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Saab charged over sale of Gripens to SA

Staff Reporter

Criminal charges were filed on Thursday against Sweden's Saab AB for bribery after the emergence of new facts relating to the sale of aircraft to SA.

Criminal charges were filed on Thursday against Sweden’s Saab AB for bribery after the emergence of new facts relating to the sale of Jas 39 Gripen aircraft to South Africa in 1999 and the counter-purchases that were a part of the agreement.

Aid organisation Diakonia, the Swedish Fellowship of Reconciliation and the Swedish Peace and Arbitration Society, which brought the charges, are demanding that the discontinued investigation into the sale be resumed.

Anna Ek, president of the Swedish Peace and Arbitration Society, said the deal could be the largest biggest corruption scandal yet involving a Swedish corporation. “Our nation’s chief prosecutor must leave no stone unturned in efforts to ensure the whole truth is disclosed and that those responsible are brought to justice,” Ek said

Information contained in a newly published book entitled Bribery, Power and Aid—Jas and the South Africa affair, suggests that suspicious payments were made by Saab subsidiary Sanip to South African businessman Fana Hlongwane, who has close connections with the South African political elite and served as adviser to Joe Modise, former defence minister, at the time the deal was closed.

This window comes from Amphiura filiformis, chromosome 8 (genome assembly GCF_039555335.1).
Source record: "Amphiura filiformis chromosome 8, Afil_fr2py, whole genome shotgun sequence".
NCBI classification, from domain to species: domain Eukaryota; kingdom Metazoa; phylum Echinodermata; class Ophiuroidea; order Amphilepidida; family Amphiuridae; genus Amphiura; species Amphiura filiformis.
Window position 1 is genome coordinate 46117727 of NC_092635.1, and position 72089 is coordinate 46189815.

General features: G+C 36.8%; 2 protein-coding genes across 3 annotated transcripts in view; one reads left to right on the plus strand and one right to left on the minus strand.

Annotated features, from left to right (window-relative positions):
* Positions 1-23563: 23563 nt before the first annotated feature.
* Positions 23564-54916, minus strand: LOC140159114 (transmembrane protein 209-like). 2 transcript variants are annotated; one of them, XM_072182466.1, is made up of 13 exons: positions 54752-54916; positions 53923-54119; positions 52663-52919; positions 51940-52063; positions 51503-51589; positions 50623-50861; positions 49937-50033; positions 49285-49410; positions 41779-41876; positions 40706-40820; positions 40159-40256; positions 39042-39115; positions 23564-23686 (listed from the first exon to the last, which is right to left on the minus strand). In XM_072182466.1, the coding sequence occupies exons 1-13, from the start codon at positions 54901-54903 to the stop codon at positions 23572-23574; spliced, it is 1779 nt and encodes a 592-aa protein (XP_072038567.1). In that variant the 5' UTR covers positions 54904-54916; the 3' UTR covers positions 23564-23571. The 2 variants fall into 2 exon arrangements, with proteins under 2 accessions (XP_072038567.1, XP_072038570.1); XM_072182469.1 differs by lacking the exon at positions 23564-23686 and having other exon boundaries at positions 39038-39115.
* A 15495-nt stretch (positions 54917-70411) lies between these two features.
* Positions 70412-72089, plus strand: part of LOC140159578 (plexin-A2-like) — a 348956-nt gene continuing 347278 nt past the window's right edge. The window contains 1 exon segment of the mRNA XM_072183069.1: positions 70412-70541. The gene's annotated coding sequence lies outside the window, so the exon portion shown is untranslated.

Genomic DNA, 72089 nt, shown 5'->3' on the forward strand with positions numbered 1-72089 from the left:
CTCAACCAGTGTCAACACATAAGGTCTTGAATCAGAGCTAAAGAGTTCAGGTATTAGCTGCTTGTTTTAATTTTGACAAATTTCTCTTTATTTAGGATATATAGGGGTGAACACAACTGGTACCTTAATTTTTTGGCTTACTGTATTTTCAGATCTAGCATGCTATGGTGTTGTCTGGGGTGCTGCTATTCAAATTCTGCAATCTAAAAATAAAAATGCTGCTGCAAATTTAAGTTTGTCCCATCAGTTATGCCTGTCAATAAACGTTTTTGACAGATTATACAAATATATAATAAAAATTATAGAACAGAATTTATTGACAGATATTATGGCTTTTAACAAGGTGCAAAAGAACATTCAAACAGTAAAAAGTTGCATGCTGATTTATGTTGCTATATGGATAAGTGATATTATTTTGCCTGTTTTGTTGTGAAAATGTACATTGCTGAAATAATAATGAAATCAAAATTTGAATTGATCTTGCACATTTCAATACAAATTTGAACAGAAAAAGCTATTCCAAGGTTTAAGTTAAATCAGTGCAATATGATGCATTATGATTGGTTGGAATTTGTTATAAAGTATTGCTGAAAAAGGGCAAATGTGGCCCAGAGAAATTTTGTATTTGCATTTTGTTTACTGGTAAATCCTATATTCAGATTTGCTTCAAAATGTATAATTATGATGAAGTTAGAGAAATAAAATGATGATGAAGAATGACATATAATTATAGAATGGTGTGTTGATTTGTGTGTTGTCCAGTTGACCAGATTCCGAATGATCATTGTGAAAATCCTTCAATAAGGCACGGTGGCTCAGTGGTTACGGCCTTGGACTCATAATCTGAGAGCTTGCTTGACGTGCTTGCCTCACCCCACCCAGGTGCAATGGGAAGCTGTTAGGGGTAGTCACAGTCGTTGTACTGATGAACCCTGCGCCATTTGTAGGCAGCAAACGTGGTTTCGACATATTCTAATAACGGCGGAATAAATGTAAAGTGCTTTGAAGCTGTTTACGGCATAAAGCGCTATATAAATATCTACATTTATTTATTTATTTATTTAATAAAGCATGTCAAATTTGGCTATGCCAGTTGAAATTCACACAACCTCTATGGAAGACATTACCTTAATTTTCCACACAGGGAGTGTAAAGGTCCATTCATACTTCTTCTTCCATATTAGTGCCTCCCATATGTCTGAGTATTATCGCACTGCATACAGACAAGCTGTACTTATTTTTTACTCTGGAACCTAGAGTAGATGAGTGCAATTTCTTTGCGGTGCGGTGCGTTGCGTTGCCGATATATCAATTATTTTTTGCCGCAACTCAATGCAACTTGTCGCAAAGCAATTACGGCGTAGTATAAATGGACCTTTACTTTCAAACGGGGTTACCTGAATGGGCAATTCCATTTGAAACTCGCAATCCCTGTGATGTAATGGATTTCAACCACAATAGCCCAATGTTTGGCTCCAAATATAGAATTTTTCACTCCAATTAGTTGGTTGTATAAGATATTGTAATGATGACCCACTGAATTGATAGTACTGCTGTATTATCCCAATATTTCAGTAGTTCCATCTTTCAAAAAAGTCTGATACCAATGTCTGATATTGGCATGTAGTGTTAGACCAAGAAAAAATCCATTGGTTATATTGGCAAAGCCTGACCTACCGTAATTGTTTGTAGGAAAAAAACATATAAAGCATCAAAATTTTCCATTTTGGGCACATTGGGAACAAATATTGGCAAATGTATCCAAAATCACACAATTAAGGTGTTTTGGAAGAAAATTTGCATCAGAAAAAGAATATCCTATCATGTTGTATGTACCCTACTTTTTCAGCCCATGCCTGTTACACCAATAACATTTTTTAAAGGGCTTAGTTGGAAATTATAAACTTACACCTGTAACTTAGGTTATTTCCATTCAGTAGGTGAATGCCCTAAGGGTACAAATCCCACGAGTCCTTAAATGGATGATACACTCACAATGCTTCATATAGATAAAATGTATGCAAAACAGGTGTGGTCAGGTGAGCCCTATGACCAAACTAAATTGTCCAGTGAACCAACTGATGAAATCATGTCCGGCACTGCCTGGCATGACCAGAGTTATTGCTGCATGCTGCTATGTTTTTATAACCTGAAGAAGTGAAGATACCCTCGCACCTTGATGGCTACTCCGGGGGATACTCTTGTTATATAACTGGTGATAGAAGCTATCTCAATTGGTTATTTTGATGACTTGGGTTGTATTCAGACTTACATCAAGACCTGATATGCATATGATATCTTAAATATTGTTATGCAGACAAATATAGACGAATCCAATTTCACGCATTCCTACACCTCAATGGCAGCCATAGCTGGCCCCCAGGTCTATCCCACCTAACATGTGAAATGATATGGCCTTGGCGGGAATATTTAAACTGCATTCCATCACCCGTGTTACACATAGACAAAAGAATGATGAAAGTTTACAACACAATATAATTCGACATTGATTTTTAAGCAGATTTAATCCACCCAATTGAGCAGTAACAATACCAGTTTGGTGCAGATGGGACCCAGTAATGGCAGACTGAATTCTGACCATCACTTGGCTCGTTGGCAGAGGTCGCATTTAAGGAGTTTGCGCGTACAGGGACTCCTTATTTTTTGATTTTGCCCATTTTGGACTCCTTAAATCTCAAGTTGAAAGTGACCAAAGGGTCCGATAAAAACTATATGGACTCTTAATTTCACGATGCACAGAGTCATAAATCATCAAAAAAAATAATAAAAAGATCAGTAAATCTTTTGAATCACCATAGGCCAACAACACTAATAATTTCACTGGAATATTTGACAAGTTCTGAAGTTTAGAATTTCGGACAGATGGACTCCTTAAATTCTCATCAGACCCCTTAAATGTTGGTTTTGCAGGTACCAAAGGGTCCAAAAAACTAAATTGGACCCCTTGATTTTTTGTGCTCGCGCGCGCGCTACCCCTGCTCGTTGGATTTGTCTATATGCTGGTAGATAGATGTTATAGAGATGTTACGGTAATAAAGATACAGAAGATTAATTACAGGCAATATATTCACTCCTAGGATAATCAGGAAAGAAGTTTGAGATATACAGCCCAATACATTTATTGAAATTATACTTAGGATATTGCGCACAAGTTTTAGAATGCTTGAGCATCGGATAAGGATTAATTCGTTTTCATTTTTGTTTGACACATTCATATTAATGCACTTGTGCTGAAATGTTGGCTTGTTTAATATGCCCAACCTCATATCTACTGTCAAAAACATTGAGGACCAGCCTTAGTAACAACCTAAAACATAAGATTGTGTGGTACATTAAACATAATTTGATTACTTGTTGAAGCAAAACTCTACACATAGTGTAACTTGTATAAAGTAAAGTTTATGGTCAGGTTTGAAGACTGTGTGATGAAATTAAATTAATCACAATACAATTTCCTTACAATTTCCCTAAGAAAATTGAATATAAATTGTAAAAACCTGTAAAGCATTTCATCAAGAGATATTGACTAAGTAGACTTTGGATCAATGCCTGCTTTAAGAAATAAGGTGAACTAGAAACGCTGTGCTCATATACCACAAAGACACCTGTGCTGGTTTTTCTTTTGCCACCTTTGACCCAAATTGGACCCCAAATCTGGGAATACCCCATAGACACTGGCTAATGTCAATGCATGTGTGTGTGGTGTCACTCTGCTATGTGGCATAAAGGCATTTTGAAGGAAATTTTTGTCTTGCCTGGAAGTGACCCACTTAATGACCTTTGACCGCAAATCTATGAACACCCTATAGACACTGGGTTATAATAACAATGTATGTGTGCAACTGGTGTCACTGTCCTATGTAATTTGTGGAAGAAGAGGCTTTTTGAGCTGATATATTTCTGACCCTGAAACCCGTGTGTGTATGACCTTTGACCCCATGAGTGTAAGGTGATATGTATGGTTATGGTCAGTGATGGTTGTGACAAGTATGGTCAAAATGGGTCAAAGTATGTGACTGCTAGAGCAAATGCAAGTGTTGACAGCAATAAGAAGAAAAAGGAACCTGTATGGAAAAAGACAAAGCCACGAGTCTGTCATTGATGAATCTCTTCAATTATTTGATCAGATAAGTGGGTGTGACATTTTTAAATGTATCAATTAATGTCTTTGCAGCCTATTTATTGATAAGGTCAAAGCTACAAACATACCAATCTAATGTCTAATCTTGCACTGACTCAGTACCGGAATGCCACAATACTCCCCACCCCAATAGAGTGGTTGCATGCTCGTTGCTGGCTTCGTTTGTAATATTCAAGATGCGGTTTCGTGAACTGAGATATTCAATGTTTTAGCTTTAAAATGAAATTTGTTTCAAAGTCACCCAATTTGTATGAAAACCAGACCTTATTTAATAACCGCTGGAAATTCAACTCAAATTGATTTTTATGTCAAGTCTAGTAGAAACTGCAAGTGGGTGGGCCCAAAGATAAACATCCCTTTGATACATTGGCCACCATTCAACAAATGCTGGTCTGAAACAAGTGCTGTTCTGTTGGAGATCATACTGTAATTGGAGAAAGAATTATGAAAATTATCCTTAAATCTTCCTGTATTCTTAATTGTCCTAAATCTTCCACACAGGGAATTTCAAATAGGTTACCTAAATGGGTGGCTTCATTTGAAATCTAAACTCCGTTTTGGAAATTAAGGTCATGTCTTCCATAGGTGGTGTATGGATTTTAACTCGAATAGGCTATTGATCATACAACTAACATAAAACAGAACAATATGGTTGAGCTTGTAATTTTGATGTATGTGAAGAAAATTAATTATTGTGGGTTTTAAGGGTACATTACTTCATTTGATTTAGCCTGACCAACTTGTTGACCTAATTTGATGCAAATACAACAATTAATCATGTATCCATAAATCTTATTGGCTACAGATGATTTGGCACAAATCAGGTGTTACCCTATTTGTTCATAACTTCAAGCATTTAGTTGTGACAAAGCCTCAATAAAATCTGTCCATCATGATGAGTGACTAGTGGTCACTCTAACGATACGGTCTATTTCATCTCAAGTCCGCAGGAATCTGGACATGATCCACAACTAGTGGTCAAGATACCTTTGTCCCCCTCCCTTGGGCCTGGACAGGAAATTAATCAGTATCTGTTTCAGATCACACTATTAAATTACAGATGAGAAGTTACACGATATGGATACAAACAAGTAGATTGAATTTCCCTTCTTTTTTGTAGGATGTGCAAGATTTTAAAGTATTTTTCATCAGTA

Hlongwane has also served as a board member and CEO of the South African defence corporation Denel that was involved in the counter-purchases.

“We have warned all along that the sales of Jas to South Africa could undermine efforts at poverty reduction in that country and that the counter-purchases will not benefit the poor,” said Bo Forsberg, Diakonia secretary general. “Now it has become clear that the entire agreement was secured in a corrupt manner.”

Politicians from both sides of the politic divide in Sweden supported and devoted much diplomatic and political energy to convincing South Africa to purchase the Gripen aircraft.

The government provided export credits through EKN, the Swedish export credits guarantee board, worth 16-billion Swedish kroner, while SEK, the Swedish export credit corporation, made multibillion-kroner loans.

Elisabeth Lundgren, secretary general of the Swedish Fellowship of Reconciliation, said: “We demand that an independent citizens’ commission be formed and charged with investigating the role played by the government in these arms deals.

“A frightening silence seems to prevail, whereby decision-makers seem to protect and watch out for each other.”

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